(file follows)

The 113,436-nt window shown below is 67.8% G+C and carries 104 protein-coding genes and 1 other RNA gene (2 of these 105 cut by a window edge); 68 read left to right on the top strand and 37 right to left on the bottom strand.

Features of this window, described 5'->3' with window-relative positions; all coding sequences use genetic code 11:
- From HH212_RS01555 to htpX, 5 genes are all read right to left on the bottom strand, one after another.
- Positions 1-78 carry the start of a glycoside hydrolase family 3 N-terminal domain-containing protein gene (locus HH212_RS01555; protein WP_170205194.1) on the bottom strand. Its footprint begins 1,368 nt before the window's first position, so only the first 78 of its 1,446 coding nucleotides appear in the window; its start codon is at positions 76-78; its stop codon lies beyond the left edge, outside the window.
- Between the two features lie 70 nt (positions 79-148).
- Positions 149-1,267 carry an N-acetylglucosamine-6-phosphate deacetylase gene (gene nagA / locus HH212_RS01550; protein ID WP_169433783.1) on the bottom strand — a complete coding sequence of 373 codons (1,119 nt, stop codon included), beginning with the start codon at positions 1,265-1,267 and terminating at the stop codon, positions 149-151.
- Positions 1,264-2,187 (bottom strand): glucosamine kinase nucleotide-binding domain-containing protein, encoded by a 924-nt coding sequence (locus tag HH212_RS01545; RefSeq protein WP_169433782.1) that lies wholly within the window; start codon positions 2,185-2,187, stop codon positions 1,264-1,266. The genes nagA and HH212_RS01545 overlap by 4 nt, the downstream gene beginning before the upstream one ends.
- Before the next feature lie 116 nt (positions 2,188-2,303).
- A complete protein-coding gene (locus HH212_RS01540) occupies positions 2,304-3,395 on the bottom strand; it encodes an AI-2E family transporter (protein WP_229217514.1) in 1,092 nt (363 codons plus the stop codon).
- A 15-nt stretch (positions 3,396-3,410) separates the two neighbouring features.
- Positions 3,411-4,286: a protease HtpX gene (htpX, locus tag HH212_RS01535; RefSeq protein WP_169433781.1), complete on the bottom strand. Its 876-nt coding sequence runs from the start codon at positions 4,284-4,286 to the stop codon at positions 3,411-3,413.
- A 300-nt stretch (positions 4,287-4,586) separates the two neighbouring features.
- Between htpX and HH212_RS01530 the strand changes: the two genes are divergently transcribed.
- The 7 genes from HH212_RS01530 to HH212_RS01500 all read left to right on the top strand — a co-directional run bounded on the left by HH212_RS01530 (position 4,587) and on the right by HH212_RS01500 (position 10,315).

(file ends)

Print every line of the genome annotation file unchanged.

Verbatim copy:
The 113,436-nt window shown below is 67.8% G+C and carries 104 protein-coding genes and 1 other RNA gene (2 of these 105 cut by a window edge); 68 read left to right on the top strand and 37 right to left on the bottom strand.

Features of this window, described 5'->3' with window-relative positions; all coding sequences use genetic code 11:
- From HH212_RS01555 to htpX, 5 genes are all read right to left on the bottom strand, one after another.
- Positions 1-78 carry the start of a glycoside hydrolase family 3 N-terminal domain-containing protein gene (locus HH212_RS01555; protein WP_170205194.1) on the bottom strand. Its footprint begins 1,368 nt before the window's first position, so only the first 78 of its 1,446 coding nucleotides appear in the window; its start codon is at positions 76-78; its stop codon lies beyond the left edge, outside the window.
- Between the two features lie 70 nt (positions 79-148).
- Positions 149-1,267 carry an N-acetylglucosamine-6-phosphate deacetylase gene (gene nagA / locus HH212_RS01550; protein ID WP_169433783.1) on the bottom strand — a complete coding sequence of 373 codons (1,119 nt, stop codon included), beginning with the start codon at positions 1,265-1,267 and terminating at the stop codon, positions 149-151.
- Positions 1,264-2,187 (bottom strand): glucosamine kinase nucleotide-binding domain-containing protein, encoded by a 924-nt coding sequence (locus tag HH212_RS01545; RefSeq protein WP_169433782.1) that lies wholly within the window; start codon positions 2,185-2,187, stop codon positions 1,264-1,266. The genes nagA and HH212_RS01545 overlap by 4 nt, the downstream gene beginning before the upstream one ends.
- Before the next feature lie 116 nt (positions 2,188-2,303).
- A complete protein-coding gene (locus HH212_RS01540) occupies positions 2,304-3,395 on the bottom strand; it encodes an AI-2E family transporter (protein WP_229217514.1) in 1,092 nt (363 codons plus the stop codon).
- A 15-nt stretch (positions 3,396-3,410) separates the two neighbouring features.
- Positions 3,411-4,286: a protease HtpX gene (htpX, locus tag HH212_RS01535; RefSeq protein WP_169433781.1), complete on the bottom strand. Its 876-nt coding sequence runs from the start codon at positions 4,284-4,286 to the stop codon at positions 3,411-3,413.
- A 300-nt stretch (positions 4,287-4,586) separates the two neighbouring features.
- Between htpX and HH212_RS01530 the strand changes: the two genes are divergently transcribed.
- The 7 genes from HH212_RS01530 to HH212_RS01500 all read left to right on the top strand — a co-directional run bounded on the left by HH212_RS01530 (position 4,587) and on the right by HH212_RS01500 (position 10,315).